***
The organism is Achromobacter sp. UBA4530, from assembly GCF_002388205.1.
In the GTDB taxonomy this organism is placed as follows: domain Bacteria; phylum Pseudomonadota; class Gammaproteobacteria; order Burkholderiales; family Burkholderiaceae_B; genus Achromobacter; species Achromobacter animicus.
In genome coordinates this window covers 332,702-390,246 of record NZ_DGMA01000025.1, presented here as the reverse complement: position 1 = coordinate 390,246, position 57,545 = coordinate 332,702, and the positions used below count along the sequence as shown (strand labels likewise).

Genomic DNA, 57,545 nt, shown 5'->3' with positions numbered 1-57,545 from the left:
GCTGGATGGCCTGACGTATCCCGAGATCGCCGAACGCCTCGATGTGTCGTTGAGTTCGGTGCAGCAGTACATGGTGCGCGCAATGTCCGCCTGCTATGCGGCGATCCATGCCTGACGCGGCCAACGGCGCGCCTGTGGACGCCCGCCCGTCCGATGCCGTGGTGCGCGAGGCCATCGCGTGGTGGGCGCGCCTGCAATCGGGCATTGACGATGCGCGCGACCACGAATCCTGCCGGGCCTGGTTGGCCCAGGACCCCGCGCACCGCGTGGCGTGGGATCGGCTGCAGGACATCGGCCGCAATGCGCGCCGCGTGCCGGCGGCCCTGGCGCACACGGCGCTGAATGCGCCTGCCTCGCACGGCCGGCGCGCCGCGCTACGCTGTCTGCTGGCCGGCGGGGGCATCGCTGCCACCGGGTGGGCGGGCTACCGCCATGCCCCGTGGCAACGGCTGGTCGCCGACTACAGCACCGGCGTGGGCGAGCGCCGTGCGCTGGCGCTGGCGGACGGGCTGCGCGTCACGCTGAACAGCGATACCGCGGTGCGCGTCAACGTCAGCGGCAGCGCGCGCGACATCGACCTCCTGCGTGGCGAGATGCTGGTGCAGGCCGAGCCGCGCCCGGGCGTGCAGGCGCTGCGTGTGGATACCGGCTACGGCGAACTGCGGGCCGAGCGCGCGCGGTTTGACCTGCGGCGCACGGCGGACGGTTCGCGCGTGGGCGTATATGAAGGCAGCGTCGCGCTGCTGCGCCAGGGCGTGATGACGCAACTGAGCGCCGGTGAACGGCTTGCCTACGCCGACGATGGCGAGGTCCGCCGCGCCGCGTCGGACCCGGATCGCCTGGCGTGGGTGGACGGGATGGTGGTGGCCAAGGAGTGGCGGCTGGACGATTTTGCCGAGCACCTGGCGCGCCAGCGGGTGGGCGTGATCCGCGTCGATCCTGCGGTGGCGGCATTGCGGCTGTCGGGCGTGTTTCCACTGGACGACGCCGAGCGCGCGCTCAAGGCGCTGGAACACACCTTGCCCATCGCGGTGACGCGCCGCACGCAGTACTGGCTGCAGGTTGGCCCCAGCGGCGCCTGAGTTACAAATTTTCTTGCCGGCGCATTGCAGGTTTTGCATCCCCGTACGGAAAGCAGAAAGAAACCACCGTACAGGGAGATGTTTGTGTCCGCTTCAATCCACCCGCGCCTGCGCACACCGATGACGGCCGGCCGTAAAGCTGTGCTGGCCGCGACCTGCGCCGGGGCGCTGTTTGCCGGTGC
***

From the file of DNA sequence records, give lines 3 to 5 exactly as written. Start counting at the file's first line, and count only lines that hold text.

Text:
In genome coordinates this window covers 332,702-390,246 of record NZ_DGMA01000025.1, presented here as the reverse complement: position 1 = coordinate 390,246, position 57,545 = coordinate 332,702, and the positions used below count along the sequence as shown (strand labels likewise).

Genomic DNA, 57,545 nt, shown 5'->3' with positions numbered 1-57,545 from the left:
GCTGGATGGCCTGACGTATCCCGAGATCGCCGAACGCCTCGATGTGTCGTTGAGTTCGGTGCAGCAGTACATGGTGCGCGCAATGTCCGCCTGCTATGCGGCGATCCATGCCTGACGCGGCCAACGGCGCGCCTGTGGACGCCCGCCCGTCCGATGCCGTGGTGCGCGAGGCCATCGCGTGGTGGGCGCGCCTGCAATCGGGCATTGACGATGCGCGCGACCACGAATCCTGCCGGGCCTGGTTGGCCCAGGACCCCGCGCACCGCGTGGCGTGGGATCGGCTGCAGGACATCGGCCGCAATGCGCGCCGCGTGCCGGCGGCCCTGGCGCACACGGCGCTGAATGCGCCTGCCTCGCACGGCCGGCGCGCCGCGCTACGCTGTCTGCTGGCCGGCGGGGGCATCGCTGCCACCGGGTGGGCGGGCTACCGCCATGCCCCGTGGCAACGGCTGGTCGCCGACTACAGCACCGGCGTGGGCGAGCGCCGTGCGCTGGCGCTGGCGGACGGGCTGCGCGTCACGCTGAACAGCGATACCGCGGTGCGCGTCAACGTCAGCGGCAGCGCGCGCGACATCGACCTCCTGCGTGGCGAGATGCTGGTGCAGGCCGAGCCGCGCCCGGGCGTGCAGGCGCTGCGTGTGGATACCGGCTACGGCGAACTGCGGGCCGAGCGCGCGCGGTTTGACCTGCGGCGCACGGCGGACGGTTCGCGCGTGGGCGTATATGAAGGCAGCGTCGCGCTGCTGCGCCAGGGCGTGATGACGCAACTGAGCGCCGGTGAACGGCTTGCCTACGCCGACGATGGCGAGGTCCGCCGCGCCGCGTCGGACCCGGATCGCCTGGCGTGGGTGGACGGGATGGTGGTGGCCAAGGAGTGGCGGCTGGACGATTTTGCCGAGCACCTGGCGCGCCAGCGGGTGGGCGTGATCCGCGTCGATCCTGCGGTGGCGGCATTGCGGCTGTCGGGCGTGTTTCCACTGGACGACGCCGAGCGCGCGCTCAAGGCGCTGGAACACACCTTGCCCATCGCGGTGACGCGCCGCACGCAGTACTGGCTGCAGGTTGGCCCCAGCGGCGCCTGAGTTACAAATTTTCTTGCCGGCGCATTGCAGGTTTTGCATCCCCGTACGGAAAGCAGAAAGAAACCACCGTACAGGGAGATGTTTGTGTCCGCTTCAATCCACCCGCGCCTGCGCACACCGATGACGGCCGGCCGTAAAGCTGTGCTGGCCGCGACCTGCGCCGGGGCGCTGTTTGCCGGTGC